Here, Philippe Aretz, Channel Sales Director from Ovarro, looks at how RTUs overcome the challenge of collecting field data from a more diversified power generation sector.
Diversification of the energy sector creates both opportunities and challenges. It helps prevent disruption of supply and maintains security, giving the network additional resilience as well as creating new investment platforms, particularly smaller renewable projects.
The challenges are centred around additional generation sources requiring more management input, which places increased demand on the grid’s operational systems.
One way of maintaining efficiency in these situations is to deploy Remote Telemetry Units, which collect, analyse and interpret data from a vast array of assets.
Wind, solar, hydro, biomass and wave solutions have all grown in prominence in recent years to such an extent that in most developed countries around the world they now produce a growing proportion of the total energy output. This recently exceeding 20% for the first time in the UK.
Crucially, the power industry has always used RTUs to manage the power grid, however, these are designed to suit large interconnection points. An example would be a 1-Gigawatt(1GW) power station and here the RTU used to monitor and control these full-scale power distribution assets is very different to that required for a renewable source.
Compared to large coal, gas and nuclear plants where a single point of entry to the system carries the bulk of supply, operators in the ‘new’ sectors need to manage a much wider portfolio of assets with much smaller demands at each location.
Smaller, smarter RTU’s are needed
Solar, biomass and wind suppliers measure their supply in Kilowatts, rather than Gigawatts. At these relatively smaller sized power connections to the network, the asset monitoring and control RTUs used for a full-scale power distribution from a 1GW or greater station would be overkill.
As a result, there has been growing demand for smaller, smarter RTUs which can be cost effectively deployed on a wider range of assets, but still provide operators with the data they need to manage their networks.
For instance, the TBox RTU has been used for decades to monitor power consumption at critical assets. One of the earliest examples of its use was to monitor power consumption and battery backup at telecommunications towers.
In the event of a grid failure, the RTU would allow operators to continue monitoring their assets to help them decide what actions needed to be taken to ensure continued operations of the network.
These kinds of RTUs, even with a small footprint, have enough capacity to manage the limited number of I/O points that are required at each power generation tower.
Demand for RTU’s in the power sector continues to grow. For instance, they have been used for some time now on 30MW solar power plants in France and on grid connected Solar Arrays in Australia, producing as little as 250kW. These interconnects are much smaller than the Gigawatt connections of a large power plant, hence the need for a smaller RTU.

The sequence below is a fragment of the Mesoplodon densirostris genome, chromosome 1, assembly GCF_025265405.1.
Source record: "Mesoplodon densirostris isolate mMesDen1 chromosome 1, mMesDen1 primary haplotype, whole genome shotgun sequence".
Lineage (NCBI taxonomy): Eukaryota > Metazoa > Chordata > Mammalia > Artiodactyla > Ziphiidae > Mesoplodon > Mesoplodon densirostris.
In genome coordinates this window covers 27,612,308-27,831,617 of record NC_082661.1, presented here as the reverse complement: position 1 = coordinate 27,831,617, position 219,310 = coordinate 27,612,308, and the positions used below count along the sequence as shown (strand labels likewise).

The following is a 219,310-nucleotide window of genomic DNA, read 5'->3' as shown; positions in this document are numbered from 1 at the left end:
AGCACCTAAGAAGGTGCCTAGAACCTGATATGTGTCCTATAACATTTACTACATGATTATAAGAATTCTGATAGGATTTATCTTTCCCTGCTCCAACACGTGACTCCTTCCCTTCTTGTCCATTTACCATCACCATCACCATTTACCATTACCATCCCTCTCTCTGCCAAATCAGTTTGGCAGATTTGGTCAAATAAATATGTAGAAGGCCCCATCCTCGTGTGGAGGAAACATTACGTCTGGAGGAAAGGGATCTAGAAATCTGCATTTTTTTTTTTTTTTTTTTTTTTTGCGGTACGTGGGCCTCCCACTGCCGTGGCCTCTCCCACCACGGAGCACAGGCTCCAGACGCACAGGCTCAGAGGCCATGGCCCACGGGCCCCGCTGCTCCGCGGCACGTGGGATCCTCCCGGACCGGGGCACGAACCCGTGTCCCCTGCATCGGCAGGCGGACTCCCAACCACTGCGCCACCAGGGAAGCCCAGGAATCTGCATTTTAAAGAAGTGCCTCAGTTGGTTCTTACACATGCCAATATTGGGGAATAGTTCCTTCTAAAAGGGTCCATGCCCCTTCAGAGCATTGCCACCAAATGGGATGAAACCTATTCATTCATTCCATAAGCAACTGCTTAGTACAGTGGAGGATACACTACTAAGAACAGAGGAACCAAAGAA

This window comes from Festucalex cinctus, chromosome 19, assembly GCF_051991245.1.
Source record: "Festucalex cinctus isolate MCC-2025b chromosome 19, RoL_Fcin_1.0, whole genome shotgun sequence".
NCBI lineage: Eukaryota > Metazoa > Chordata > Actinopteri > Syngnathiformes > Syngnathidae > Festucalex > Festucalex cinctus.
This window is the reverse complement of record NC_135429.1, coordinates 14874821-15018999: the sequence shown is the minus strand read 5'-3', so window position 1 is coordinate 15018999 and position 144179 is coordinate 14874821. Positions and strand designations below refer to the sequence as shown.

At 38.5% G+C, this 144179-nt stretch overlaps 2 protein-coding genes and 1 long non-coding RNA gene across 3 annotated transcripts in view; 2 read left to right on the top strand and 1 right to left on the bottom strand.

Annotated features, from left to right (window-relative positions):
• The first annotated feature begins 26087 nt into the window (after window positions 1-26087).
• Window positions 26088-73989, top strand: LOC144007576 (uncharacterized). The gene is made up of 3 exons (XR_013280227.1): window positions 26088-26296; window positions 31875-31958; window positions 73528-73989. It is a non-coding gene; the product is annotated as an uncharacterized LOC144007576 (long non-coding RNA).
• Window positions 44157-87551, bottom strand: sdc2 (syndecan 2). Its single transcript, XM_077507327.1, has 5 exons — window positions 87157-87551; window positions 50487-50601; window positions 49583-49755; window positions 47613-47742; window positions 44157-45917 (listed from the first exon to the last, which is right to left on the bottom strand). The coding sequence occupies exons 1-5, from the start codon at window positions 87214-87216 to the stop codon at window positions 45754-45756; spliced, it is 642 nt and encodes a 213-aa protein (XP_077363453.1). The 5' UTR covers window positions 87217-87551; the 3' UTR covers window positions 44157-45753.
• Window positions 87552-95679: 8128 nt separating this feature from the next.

Conversely, smaller power plants can have a more complex set of communications demands, so the RTU’s needs to be ‘smarter’. For example. small sites are often independently owned and managed and must share data to numerous “masters”, like asset owners and investors, and contracted maintenance crews, in addition to the grid operator.
When it comes to smaller sites, TBox RTU’s are both the site controller and the site communications gateway. The RTU collects data directly, or provides a secure VPN, to PLCs used for solar panel tilt and azimuth control, to weather stations and to digitally networked power relays.
The collected data is then made available to the grid operators who can issue commands back to the RTU to regulate the station. In parallel, the RTU relays key information to the asset owner or investor and to maintenance crews.
With its ability to report alarms and historical data via email, SMS and FTP, it is the ideal choice for small power plants that need to manage both physical assets and wider communications demands.
Another area of application for smaller, smarter RTU’s are far-flung communities around the world that rely on small diesel generator sets for their power and using manual and often irregular monitoring schemes.
With a growing focus on the environment, RTUs are now being added to monitor not only genset status, but also emissions. In Asia, our RTU technology monitors diesel generator systems 24/7, providing emissions data to a central reporting system.
The centralised data can be accessed by the wider community through an Air Quality Index app on smart devices as a means of keeping their energy providers in check.